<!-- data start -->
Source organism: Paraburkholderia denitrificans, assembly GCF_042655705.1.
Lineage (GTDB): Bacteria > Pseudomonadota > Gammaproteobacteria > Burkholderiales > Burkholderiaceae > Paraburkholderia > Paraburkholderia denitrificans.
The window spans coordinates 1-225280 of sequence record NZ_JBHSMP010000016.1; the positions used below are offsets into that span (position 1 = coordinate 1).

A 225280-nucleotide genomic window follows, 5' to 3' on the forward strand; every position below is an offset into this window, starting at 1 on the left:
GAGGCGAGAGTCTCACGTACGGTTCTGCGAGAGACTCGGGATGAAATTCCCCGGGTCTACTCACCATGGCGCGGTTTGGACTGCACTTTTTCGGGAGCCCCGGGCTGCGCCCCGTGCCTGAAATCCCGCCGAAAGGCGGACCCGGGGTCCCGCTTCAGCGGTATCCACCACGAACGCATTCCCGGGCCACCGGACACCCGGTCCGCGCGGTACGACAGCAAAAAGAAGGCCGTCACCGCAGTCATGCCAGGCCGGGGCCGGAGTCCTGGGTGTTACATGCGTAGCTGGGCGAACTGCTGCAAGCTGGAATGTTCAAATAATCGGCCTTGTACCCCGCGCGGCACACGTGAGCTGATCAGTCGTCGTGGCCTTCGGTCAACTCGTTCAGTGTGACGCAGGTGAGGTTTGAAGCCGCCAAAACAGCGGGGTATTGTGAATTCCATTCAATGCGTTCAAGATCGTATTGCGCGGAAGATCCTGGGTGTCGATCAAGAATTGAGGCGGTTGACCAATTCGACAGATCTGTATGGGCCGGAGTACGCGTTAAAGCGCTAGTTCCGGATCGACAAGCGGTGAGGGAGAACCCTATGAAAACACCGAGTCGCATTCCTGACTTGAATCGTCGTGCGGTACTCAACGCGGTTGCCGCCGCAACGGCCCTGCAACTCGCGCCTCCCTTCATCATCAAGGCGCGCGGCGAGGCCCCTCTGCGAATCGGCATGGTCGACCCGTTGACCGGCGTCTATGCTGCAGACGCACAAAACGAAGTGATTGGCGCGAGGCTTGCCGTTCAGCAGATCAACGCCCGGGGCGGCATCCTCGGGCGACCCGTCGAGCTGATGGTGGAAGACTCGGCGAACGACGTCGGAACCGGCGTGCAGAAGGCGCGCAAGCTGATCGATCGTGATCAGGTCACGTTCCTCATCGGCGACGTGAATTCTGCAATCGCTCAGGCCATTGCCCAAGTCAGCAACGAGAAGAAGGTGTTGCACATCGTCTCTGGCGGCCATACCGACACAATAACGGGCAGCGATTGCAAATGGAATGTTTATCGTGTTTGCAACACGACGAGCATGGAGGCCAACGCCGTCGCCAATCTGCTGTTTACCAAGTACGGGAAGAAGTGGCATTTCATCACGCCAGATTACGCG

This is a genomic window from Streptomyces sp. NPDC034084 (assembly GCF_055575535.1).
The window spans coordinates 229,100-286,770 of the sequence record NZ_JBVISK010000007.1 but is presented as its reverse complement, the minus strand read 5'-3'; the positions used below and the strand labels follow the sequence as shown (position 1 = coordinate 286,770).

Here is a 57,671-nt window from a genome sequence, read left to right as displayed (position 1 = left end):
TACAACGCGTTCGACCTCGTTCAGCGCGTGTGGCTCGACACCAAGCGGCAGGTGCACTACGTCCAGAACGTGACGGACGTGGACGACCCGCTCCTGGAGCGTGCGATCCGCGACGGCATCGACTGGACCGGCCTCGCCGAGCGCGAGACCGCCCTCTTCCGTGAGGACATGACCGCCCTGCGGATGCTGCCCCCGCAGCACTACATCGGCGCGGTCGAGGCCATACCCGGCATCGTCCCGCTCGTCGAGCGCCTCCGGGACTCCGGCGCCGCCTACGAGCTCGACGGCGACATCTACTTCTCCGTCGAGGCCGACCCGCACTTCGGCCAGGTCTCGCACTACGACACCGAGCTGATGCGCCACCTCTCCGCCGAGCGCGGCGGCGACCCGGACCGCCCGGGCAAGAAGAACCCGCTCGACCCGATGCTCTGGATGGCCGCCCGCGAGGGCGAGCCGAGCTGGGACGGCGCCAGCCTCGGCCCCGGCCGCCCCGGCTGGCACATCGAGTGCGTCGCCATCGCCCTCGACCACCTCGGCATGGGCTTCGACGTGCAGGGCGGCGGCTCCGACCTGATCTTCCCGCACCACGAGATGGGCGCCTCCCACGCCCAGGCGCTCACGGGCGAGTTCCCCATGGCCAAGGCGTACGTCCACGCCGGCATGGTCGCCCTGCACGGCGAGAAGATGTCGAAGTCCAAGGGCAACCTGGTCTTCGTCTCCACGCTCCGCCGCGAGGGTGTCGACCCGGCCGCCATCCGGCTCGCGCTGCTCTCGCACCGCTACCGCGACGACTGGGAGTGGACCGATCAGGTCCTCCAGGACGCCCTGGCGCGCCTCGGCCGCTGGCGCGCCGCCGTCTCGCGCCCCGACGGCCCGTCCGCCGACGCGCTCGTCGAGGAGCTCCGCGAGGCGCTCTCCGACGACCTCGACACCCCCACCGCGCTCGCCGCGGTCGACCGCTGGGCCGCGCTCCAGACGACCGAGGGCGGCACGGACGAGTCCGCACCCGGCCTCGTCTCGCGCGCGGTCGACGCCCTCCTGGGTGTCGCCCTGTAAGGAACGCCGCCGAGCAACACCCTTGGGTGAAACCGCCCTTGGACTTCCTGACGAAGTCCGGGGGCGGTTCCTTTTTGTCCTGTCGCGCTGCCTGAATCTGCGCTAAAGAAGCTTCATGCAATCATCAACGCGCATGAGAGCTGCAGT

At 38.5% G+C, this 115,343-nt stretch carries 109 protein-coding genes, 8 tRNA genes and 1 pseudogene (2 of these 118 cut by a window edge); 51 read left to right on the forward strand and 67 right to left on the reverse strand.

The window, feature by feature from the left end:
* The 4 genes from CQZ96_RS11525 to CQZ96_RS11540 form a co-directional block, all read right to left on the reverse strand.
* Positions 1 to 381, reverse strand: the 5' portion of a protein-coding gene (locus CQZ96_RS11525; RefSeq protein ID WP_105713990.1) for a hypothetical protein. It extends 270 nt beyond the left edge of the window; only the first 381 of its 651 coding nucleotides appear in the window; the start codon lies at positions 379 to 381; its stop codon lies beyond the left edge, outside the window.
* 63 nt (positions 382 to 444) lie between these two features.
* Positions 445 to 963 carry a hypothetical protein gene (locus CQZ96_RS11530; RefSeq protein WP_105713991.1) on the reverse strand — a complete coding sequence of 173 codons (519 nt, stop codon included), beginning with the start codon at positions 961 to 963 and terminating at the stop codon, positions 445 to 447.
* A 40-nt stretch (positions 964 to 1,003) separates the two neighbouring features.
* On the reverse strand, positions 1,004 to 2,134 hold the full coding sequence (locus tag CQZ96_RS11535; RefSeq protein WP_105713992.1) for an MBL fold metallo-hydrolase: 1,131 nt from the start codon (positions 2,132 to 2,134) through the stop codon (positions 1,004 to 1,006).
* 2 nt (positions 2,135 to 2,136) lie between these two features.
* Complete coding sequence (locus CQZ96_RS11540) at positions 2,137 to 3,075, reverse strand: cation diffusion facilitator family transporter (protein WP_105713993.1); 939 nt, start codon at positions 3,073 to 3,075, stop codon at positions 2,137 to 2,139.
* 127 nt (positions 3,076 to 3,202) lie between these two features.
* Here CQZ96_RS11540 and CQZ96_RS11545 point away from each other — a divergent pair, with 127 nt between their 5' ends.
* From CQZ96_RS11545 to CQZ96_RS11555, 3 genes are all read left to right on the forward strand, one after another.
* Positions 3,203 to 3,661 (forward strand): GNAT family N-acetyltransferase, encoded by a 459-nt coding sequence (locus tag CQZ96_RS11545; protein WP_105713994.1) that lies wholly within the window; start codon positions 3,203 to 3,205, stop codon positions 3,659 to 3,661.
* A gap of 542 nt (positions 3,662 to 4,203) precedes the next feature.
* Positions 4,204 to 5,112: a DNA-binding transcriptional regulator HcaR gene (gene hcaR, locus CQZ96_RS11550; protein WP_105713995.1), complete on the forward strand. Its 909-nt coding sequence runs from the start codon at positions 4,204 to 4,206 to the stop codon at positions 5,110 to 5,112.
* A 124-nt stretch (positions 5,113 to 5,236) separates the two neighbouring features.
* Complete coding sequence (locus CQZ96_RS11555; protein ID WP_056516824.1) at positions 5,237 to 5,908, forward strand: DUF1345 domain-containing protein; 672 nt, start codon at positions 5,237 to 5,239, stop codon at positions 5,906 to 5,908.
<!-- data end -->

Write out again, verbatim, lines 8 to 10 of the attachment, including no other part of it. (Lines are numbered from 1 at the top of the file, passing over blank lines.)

Here is a 57,671-nt window from a genome sequence, read left to right as displayed (position 1 = left end):
TACAACGCGTTCGACCTCGTTCAGCGCGTGTGGCTCGACACCAAGCGGCAGGTGCACTACGTCCAGAACGTGACGGACGTGGACGACCCGCTCCTGGAGCGTGCGATCCGCGACGGCATCGACTGGACCGGCCTCGCCGAGCGCGAGACCGCCCTCTTCCGTGAGGACATGACCGCCCTGCGGATGCTGCCCCCGCAGCACTACATCGGCGCGGTCGAGGCCATACCCGGCATCGTCCCGCTCGTCGAGCGCCTCCGGGACTCCGGCGCCGCCTACGAGCTCGACGGCGACATCTACTTCTCCGTCGAGGCCGACCCGCACTTCGGCCAGGTCTCGCACTACGACACCGAGCTGATGCGCCACCTCTCCGCCGAGCGCGGCGGCGACCCGGACCGCCCGGGCAAGAAGAACCCGCTCGACCCGATGCTCTGGATGGCCGCCCGCGAGGGCGAGCCGAGCTGGGACGGCGCCAGCCTCGGCCCCGGCCGCCCCGGCTGGCACATCGAGTGCGTCGCCATCGCCCTCGACCACCTCGGCATGGGCTTCGACGTGCAGGGCGGCGGCTCCGACCTGATCTTCCCGCACCACGAGATGGGCGCCTCCCACGCCCAGGCGCTCACGGGCGAGTTCCCCATGGCCAAGGCGTACGTCCACGCCGGCATGGTCGCCCTGCACGGCGAGAAGATGTCGAAGTCCAAGGGCAACCTGGTCTTCGTCTCCACGCTCCGCCGCGAGGGTGTCGACCCGGCCGCCATCCGGCTCGCGCTGCTCTCGCACCGCTACCGCGACGACTGGGAGTGGACCGATCAGGTCCTCCAGGACGCCCTGGCGCGCCTCGGCCGCTGGCGCGCCGCCGTCTCGCGCCCCGACGGCCCGTCCGCCGACGCGCTCGTCGAGGAGCTCCGCGAGGCGCTCTCCGACGACCTCGACACCCCCACCGCGCTCGCCGCGGTCGACCGCTGGGCCGCGCTCCAGACGACCGAGGGCGGCACGGACGAGTCCGCACCCGGCCTCGTCTCGCGCGCGGTCGACGCCCTCCTGGGTGTCGCCCTGTAAGGAACGCCGCCGAGCAACACCCTTGGGTGAAACCGCCCTTGGACTTCCTGACGAAGTCCGGGGGCGGTTCCTTTTTGTCCTGTCGCGCTGCCTGAATCTGCGCTAAAGAAGCTTCATGCAATCATCAACGCGCATGAGAGCTGCAGT

At 38.5% G+C, this 115,343-nt stretch carries 109 protein-coding genes, 8 tRNA genes and 1 pseudogene (2 of these 118 cut by a window edge); 51 read left to right on the forward strand and 67 right to left on the reverse strand.